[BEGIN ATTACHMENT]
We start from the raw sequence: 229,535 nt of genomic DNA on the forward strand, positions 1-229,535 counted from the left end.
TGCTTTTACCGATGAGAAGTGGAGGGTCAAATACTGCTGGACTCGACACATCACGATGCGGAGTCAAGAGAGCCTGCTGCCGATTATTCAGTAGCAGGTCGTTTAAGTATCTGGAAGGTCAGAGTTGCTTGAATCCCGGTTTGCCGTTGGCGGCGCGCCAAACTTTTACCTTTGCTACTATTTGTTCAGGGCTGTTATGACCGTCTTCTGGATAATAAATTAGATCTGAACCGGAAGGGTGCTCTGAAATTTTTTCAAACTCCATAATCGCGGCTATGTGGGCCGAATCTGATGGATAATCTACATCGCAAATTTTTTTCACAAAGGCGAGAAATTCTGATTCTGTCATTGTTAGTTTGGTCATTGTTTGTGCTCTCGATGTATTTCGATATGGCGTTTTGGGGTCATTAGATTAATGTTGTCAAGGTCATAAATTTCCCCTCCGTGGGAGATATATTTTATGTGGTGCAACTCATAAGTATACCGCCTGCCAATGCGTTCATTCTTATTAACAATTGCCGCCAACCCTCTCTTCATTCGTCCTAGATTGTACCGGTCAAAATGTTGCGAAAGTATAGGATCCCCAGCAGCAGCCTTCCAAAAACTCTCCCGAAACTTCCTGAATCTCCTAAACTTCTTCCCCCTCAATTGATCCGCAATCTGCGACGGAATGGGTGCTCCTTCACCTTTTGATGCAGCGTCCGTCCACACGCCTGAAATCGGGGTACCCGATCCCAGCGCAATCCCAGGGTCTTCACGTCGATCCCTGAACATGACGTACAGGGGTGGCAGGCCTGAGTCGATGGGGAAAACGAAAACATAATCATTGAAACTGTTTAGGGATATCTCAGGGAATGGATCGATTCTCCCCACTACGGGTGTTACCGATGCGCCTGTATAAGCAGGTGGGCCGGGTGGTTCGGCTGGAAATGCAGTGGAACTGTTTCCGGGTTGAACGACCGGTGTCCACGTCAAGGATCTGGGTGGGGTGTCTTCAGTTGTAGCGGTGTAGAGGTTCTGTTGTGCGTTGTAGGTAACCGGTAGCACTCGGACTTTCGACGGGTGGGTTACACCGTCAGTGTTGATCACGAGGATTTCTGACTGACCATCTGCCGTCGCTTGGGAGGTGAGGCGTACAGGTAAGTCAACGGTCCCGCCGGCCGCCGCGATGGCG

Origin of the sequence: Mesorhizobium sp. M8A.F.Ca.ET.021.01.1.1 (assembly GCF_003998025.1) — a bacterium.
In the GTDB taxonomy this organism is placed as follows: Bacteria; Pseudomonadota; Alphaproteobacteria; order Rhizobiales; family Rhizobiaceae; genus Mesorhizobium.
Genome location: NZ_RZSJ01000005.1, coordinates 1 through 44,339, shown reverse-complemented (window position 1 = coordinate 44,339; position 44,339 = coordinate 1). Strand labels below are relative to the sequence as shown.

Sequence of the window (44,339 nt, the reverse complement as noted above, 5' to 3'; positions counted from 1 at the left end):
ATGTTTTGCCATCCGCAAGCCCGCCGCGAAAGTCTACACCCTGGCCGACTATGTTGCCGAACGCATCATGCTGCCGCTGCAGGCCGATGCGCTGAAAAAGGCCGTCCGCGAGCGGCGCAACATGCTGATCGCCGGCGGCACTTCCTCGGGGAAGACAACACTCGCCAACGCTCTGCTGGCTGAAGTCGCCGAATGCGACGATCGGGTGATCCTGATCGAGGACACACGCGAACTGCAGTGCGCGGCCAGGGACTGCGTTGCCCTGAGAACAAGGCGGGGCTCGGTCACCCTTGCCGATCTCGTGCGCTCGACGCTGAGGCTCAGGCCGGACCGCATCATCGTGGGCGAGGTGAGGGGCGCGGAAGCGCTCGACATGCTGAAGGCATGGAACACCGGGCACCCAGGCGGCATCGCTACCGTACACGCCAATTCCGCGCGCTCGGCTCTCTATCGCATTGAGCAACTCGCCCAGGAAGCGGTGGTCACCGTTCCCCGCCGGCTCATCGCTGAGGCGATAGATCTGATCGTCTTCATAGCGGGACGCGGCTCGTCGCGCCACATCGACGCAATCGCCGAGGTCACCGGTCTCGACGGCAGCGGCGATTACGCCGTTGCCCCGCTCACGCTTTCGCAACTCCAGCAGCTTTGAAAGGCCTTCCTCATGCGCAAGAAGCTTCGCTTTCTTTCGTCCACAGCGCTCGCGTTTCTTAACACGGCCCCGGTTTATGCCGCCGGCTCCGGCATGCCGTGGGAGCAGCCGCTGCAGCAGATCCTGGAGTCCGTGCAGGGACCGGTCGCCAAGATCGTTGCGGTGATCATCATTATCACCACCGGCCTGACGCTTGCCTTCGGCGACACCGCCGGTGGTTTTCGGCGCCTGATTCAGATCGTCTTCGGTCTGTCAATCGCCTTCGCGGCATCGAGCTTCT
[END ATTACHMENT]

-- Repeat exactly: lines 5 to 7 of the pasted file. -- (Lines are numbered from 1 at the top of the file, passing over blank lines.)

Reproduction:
Genome location: NZ_RZSJ01000005.1, coordinates 1 through 44,339, shown reverse-complemented (window position 1 = coordinate 44,339; position 44,339 = coordinate 1). Strand labels below are relative to the sequence as shown.

Sequence of the window (44,339 nt, the reverse complement as noted above, 5' to 3'; positions counted from 1 at the left end):
ATGTTTTGCCATCCGCAAGCCCGCCGCGAAAGTCTACACCCTGGCCGACTATGTTGCCGAACGCATCATGCTGCCGCTGCAGGCCGATGCGCTGAAAAAGGCCGTCCGCGAGCGGCGCAACATGCTGATCGCCGGCGGCACTTCCTCGGGGAAGACAACACTCGCCAACGCTCTGCTGGCTGAAGTCGCCGAATGCGACGATCGGGTGATCCTGATCGAGGACACACGCGAACTGCAGTGCGCGGCCAGGGACTGCGTTGCCCTGAGAACAAGGCGGGGCTCGGTCACCCTTGCCGATCTCGTGCGCTCGACGCTGAGGCTCAGGCCGGACCGCATCATCGTGGGCGAGGTGAGGGGCGCGGAAGCGCTCGACATGCTGAAGGCATGGAACACCGGGCACCCAGGCGGCATCGCTACCGTACACGCCAATTCCGCGCGCTCGGCTCTCTATCGCATTGAGCAACTCGCCCAGGAAGCGGTGGTCACCGTTCCCCGCCGGCTCATCGCTGAGGCGATAGATCTGATCGTCTTCATAGCGGGACGCGGCTCGTCGCGCCACATCGACGCAATCGCCGAGGTCACCGGTCTCGACGGCAGCGGCGATTACGCCGTTGCCCCGCTCACGCTTTCGCAACTCCAGCAGCTTTGAAAGGCCTTCCTCATGCGCAAGAAGCTTCGCTTTCTTTCGTCCACAGCGCTCGCGTTTCTTAACACGGCCCCGGTTTATGCCGCCGGCTCCGGCATGCCGTGGGAGCAGCCGCTGCAGCAGATCCTGGAGTCCGTGCAGGGACCGGTCGCCAAGATCGTTGCGGTGATCATCATTATCACCACCGGCCTGACGCTTGCCTTCGGCGACACCGCCGGTGGTTTTCGGCGCCTGATTCAGATCGTCTTCGGTCTGTCAATCGCCTTCGCGGCATCGAGCTTCT